To Roth, or Not to Roth: That is the Question

December 1st, 2010
by Jonathan Leidy

2010 marks a significant change in the rules for Roth IRA conversions, and with the 12/31 deadline rapidly approaching, a review of some of the key points is in order.

A Roth conversion is a process whereby an individual with a traditional IRA converts that account into a Roth IRA. Unlike traditional IRAs (which are pre-tax accounts), Roth IRAs are comprised exclusively of post-tax contributions. Hence, a conversion from traditional to Roth means recognizing any previously un-taxed IRA contributions as income in the conversion year. Both partial and total conversions are possible.

Two changes for 2010 have enhanced the accessibility and the attractiveness of a Roth conversion. The first is the removal of the income limit. Previously, individuals with adjusted gross incomes (AGIs) in excess of $100,000 were precluded from converting. Now anyone may convert, regardless of their AGI. The other change, introduced solely for 2010, is the ability to distribute the tax liability resulting from a conversion over the following two tax years, i.e. 50% of the conversion income will be recognized in 2011 and the remaining half will be recognized in 2012.

Naturally, the question for most investors is, “Does a Roth conversion make sense for me?”  The answer is “It depends.” The effectiveness of the strategy varies based on several key assumptions, namely future income tax rates and your expected income level at retirement.

Here are several situations for which a Roth conversion likely makes sense:

  • Higher Future Tax Rates: The number one consideration for a Roth conversion relates to the disparity between current and expected future income tax rates. Since all distributions from your traditional IRA will ultimately be taxed, whereas those from your Roth will not, it makes sense to convert assets if you anticipate tax rates will rise. Said another way, if tax rates were to remain exactly the same from now until the date of your ultimate IRA distribution(s), there would be no advantage to converting. Although predicting future tax rates is far from an exact science, current federal tax rates are historically low. Further, the trend is up, with both capital gains and ordinary income tax rates set to rise in 2011.
  • A Low Income Year: Any assets that you chose to convert to a Roth will be added to your AGI for 2010. So, in a low income year, you may be able to convert a portion of your traditional IRA, while taking advantage of lower marginal tax brackets. This scenario is most effective when you use cash in other accounts to pay the resultant taxes (see Paying Taxes with Outside Dollars below). Similarly, if you anticipate that your 2011 and 2012 income will be abnormally low, then executing a Roth conversion in 2010 and invoking the special tax “smoothing” option could be beneficial.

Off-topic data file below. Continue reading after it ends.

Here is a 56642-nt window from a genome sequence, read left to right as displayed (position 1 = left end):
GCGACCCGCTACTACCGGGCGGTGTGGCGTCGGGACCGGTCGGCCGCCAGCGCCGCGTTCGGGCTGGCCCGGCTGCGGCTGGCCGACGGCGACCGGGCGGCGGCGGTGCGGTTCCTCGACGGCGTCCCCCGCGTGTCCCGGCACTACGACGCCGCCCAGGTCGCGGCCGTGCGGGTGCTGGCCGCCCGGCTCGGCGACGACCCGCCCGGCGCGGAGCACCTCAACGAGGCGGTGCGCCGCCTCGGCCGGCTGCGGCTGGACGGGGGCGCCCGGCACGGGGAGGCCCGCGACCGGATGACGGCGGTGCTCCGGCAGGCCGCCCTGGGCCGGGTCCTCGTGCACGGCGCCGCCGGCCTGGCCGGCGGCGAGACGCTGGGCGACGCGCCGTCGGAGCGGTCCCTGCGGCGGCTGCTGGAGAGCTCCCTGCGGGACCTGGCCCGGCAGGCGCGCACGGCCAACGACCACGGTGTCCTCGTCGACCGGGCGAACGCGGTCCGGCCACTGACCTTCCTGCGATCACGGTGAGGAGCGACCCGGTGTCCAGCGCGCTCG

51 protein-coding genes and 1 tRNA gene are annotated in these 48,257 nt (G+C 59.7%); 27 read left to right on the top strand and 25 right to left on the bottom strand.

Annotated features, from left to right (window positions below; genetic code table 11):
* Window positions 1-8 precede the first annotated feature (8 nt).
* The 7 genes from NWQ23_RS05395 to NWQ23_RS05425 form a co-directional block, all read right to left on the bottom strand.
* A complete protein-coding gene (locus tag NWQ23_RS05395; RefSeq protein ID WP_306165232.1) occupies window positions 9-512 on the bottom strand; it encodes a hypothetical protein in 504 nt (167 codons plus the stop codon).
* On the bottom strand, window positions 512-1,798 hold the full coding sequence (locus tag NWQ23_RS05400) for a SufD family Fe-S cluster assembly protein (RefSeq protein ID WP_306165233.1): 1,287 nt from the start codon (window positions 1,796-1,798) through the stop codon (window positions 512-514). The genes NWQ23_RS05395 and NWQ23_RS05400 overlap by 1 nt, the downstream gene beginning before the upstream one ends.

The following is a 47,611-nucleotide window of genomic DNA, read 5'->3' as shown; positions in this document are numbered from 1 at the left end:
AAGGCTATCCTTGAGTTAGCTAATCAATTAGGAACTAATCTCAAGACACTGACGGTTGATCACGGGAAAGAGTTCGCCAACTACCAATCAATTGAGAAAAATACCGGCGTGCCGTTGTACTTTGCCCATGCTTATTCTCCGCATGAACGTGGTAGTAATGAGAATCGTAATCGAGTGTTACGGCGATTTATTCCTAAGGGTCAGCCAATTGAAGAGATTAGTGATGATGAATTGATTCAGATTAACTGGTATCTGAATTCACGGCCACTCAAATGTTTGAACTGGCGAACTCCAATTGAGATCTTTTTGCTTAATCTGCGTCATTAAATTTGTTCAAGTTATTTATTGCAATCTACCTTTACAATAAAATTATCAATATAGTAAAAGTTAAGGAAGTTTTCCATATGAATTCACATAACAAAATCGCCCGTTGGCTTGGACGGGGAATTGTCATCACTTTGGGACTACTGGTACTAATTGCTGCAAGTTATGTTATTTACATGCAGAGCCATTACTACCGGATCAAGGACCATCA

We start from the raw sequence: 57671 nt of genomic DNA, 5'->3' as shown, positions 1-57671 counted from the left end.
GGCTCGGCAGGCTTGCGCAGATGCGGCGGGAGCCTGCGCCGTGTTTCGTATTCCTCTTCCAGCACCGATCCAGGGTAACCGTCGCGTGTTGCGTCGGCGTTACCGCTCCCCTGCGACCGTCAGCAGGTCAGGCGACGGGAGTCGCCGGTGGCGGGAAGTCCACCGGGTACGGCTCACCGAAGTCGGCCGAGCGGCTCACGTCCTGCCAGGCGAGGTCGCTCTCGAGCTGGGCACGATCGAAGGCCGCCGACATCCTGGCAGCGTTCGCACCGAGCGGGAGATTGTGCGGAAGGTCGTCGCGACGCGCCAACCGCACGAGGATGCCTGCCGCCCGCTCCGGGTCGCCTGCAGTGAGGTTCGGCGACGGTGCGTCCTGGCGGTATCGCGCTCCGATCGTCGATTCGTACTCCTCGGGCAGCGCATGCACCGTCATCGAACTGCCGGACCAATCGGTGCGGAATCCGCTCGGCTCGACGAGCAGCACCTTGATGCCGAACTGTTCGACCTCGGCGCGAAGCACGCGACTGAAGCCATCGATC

• Required Minimum Distributions (RMDs): For traditional IRA’s the government mandates that you begin taking taxable required minimum distributions from the account (RMDs) once you reach the age of 70 ½. These forced distributions reduce the amount of money in your tax-sheltered account and hence, the overall potential for future compounded growth. If you anticipate that you will have a reasonable balance in your IRA at this age, you may be better off converting your IRA balances to a Roth today; it takes roughly 10 years for this RMD elimination advantage to manifest.
  • Estate Taxes: In rare circumstances, you can actually reduce your estate taxes by executing a Roth conversion. In particular, those individuals that have a small taxable account (in combination with the other taxable assets within their estate) and a larger tax-deferred account can execute a conversion and, in essence, swap reasonably high estate tax rates for their current marginal income tax rates. For more details on the nuances of this strategy, email us at
  • Paying Taxes with Outside Dollars: As noted previously, Roth conversions are most effective when the taxes are paid with dollars outside of the conversion account. By way of example, if you have a $500,000 traditional IRA that you converted, your Roth-equivalent balance (assuming a 30% tax rate) is $350,000. However, you are allowed to pay the $150,000 tax liability with monies from outside accounts. In doing so, you are taking money currently located in a less tax-efficient, taxable account and swapping it into your tax-advantaged Roth. All other variables equal, this trade-off will result in a higher overall net worth in the long run.
  • Tax Arbitrage: Having sources of both taxable and tax-free income in retirement allows for maximal flexibility. As such, it may make sense to convert a portion of your traditional IRA to a Roth in order to have the option to draw income from both taxable and tax-free sources in retirement.

Another notable characteristic of the Roth conversion is that it is reversible. In particular, if you convert assets and then subsequently experience a loss, you are entitled to “recharacterize” your contribution. Assuming that you execute this reversal prior to your tax filing deadline (including extensions), the conversion will be reversed and any impending tax liabilities will be eliminated.

The new rules related to Roth conversions have given investors a lot to consider. Although not always the case, many individuals will be able to benefit from making the switch. Feel free to contact us with any questions, and as always, we recommend you consult a qualified CPA or accounting professional before taking any action.